STOCKHOLM, Feb 18 (Reuters) - Sweden’s financial watchdog - which has taken a tougher stance on its banks than other regulators - said on Monday it would implement core new European solvency rules for its life insurers by the end of 2013.
The Solvency II regulations aim at better protecting consumers by driving insurers to improve their risk management operations and more closely match capital reserves and risks.
Sweden’s move should help improve insurers planning certainty until the overall Solvency II EU rules are brought into force, which is not expected before Jan. 1, 2016.
Part of the new solvency rules involve a so-called discount rate which is used to set how much money life insurers must hold to cover liabilities to policy holders, and which has been a sticking point in talks among the insurance regulators and politicians shaping the new rules.
Sweden’s Financial Supervisory Authority (FSA) introduced in 2012 a temporary floor on that rate for life insurance firms and pension funds as it waited for Europe’s new Solvency II rules to be finalised, helping them avoid being forced into equity asset sales.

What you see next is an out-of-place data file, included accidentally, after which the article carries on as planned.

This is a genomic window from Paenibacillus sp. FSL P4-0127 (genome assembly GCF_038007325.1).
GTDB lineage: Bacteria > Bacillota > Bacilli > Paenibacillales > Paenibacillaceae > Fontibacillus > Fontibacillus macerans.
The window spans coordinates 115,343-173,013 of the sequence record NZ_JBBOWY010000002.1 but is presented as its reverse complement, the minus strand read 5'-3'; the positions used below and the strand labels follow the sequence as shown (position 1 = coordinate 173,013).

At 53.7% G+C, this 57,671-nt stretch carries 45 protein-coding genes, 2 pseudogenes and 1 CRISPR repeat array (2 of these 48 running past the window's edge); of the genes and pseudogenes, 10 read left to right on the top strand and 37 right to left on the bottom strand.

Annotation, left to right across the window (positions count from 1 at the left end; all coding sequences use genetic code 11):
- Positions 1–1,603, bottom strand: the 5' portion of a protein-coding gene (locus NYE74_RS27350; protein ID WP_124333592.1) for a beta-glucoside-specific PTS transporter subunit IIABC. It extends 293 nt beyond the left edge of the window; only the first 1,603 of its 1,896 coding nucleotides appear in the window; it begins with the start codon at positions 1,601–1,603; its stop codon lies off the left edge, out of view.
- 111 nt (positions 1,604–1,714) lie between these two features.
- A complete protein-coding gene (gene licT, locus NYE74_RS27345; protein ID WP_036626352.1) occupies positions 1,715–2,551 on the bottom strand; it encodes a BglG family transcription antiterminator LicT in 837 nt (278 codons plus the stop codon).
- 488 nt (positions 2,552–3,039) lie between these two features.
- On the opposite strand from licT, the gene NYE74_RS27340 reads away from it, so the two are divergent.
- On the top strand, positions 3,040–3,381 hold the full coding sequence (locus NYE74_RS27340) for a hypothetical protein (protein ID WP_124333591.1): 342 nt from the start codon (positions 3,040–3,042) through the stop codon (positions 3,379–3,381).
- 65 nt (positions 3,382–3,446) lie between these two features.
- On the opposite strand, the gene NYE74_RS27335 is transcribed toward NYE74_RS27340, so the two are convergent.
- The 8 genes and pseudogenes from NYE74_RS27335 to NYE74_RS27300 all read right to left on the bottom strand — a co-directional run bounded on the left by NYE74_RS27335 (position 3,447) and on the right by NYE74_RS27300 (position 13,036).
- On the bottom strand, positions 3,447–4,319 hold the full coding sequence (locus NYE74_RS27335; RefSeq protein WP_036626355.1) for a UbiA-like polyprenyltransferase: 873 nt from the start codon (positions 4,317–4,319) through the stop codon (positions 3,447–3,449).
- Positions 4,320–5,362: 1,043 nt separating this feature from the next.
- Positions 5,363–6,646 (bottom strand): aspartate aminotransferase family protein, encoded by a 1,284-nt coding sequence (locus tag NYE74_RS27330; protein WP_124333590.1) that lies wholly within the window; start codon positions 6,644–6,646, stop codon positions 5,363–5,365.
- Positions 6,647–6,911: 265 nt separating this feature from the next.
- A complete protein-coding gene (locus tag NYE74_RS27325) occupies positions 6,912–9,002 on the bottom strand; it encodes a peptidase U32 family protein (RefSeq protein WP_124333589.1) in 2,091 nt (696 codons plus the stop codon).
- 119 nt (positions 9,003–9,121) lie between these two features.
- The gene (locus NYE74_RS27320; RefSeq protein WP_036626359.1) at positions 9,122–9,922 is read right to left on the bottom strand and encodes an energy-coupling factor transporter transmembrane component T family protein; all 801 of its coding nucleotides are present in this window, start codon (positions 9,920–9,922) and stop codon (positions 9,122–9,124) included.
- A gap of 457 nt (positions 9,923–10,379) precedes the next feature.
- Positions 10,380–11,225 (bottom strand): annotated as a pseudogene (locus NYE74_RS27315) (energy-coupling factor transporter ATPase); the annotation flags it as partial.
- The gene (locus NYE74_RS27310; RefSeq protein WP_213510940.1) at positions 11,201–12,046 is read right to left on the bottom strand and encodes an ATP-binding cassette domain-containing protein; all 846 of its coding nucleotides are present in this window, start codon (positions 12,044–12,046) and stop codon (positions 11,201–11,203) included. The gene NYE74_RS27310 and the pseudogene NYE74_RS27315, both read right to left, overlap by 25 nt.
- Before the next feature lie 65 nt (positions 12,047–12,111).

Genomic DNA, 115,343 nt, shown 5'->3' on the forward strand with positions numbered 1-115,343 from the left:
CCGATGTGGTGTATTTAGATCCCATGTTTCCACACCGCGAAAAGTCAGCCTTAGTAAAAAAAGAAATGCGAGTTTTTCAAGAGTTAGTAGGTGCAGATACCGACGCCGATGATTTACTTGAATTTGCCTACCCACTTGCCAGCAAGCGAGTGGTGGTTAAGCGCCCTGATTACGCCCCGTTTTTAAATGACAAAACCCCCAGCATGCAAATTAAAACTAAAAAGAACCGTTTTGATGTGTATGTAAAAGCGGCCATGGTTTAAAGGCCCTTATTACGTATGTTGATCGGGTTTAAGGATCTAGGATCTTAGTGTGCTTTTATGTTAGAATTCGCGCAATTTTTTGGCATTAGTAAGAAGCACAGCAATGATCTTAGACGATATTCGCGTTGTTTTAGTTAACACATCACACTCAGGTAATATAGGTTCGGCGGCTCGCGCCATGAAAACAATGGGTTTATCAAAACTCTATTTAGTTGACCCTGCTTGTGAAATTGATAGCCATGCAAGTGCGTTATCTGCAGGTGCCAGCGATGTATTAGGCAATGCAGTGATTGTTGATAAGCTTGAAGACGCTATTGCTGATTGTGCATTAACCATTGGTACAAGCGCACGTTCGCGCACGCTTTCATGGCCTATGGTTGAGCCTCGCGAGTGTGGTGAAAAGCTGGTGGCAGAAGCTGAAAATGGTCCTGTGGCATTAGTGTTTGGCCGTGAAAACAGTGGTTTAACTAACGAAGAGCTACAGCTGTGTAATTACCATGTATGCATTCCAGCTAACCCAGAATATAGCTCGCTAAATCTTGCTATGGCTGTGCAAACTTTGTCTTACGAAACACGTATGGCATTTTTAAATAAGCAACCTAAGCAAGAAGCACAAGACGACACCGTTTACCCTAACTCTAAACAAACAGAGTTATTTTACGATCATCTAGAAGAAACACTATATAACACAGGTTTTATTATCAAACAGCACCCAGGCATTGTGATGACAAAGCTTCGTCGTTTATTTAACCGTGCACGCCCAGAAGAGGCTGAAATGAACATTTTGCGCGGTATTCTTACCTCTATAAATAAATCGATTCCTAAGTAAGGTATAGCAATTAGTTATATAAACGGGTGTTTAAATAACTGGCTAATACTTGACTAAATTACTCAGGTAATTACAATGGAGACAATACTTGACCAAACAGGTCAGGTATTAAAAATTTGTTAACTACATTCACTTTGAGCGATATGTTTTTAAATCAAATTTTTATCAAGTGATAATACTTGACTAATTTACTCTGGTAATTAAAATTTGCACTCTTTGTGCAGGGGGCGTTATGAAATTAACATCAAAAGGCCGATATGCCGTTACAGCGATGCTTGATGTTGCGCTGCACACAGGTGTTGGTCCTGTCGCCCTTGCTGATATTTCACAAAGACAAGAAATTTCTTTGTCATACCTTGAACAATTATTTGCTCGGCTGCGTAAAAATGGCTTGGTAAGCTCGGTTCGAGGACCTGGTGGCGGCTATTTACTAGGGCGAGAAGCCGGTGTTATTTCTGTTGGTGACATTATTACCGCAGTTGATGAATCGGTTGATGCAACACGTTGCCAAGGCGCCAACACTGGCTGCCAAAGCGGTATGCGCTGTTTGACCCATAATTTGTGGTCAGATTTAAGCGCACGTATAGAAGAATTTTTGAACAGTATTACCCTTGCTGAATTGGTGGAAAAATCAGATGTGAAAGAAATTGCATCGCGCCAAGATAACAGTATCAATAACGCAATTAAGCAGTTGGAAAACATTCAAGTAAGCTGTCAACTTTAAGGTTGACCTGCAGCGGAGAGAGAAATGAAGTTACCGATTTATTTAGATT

The FSA said on Monday its temporary floor - due to expire on June 15 - would now be extended until the end of the year, after which a new discount rate based on the wider European agreement would come into force.
The EU’s insurance regulator, the European Insurance and Occupational Pensions Authority (EIOPA), is testing the impact of the Solvency II rules on firms offering long-term insurance products, and will report in June.
Sweden’s financial watchdog has already required its banks to hold higher levels of capital than their European rivals. Swedish banks are today some of Europe’s best capitalised. (Reporting by Mia Shanley and Daniel Dickson, additional reporting by Jonathan Gould in Frankfurt; editing by Ron Askew)